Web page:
The theme of smith as Demiurge, acting as cosmic “re-creator,” is found in several mythological traditions. According to Eliade, the smith of African mythology is understood to have been “enjoined by God to complete creation.” We can find a parallel to this in the Northern tradition, and it points directly to dwarfs like Regin. Snorri tells us that after the gods built Asgard and their various halls, “The next thing they did was lay forges and for them they made hammer and tongs and anvil, and with these they made all other tools.” Snorri then tells us that they worked metals, especially gold, making all of their furniture and utensils from gold. This age is thus known as “the golden age” and was “spoiled by the arrival of the women. They came from Jotunheim.” (This is apparently a reference to the Norns.)
Now, immediately after relating this information, Snorri states that the gods next discussed the dwarfs and what to do with them. The dwarfs had been generated like maggots in the rotting flesh of Ymir (i.e., the earth). The gods decided to make these creatures “conscious with the intelligence of men,” and also with humanoid shape. Why do the gods decide to do this? To answer this question, we simply have to consider what it is that the dwarfs are known for doing with their intelligence. As we have already seen, they are primarily known as craftsmen, especially metalsmiths. It can thus easily be seen that the gods have charged the dwarfs with the task of completing or furthering the creation they themselves began with the slaying and dismembering of Ymir; the mission of the dwarfs is the further working over of the materials derived from Ymir’s body.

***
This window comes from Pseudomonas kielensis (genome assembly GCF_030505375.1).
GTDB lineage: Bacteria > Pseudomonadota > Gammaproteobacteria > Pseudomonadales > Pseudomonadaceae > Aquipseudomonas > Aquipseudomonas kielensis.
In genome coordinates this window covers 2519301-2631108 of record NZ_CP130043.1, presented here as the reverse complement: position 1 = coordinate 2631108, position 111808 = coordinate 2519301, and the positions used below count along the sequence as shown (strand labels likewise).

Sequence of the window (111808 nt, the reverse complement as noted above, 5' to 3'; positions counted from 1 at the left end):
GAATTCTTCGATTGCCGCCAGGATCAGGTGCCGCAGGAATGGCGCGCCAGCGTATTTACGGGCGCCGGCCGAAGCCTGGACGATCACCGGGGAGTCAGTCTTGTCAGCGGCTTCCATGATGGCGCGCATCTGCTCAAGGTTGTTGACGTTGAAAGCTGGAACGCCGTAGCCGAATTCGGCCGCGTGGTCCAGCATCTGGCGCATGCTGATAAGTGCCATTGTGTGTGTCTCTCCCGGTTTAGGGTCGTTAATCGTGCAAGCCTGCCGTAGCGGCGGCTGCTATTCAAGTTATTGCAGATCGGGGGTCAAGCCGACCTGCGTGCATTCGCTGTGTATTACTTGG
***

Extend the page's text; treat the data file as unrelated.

That the dwarfs are assigned such a role is apparent from an anonymous fifteenth-century German text that presents a Christianized retelling of the traditional heathen origin story of the dwarfs: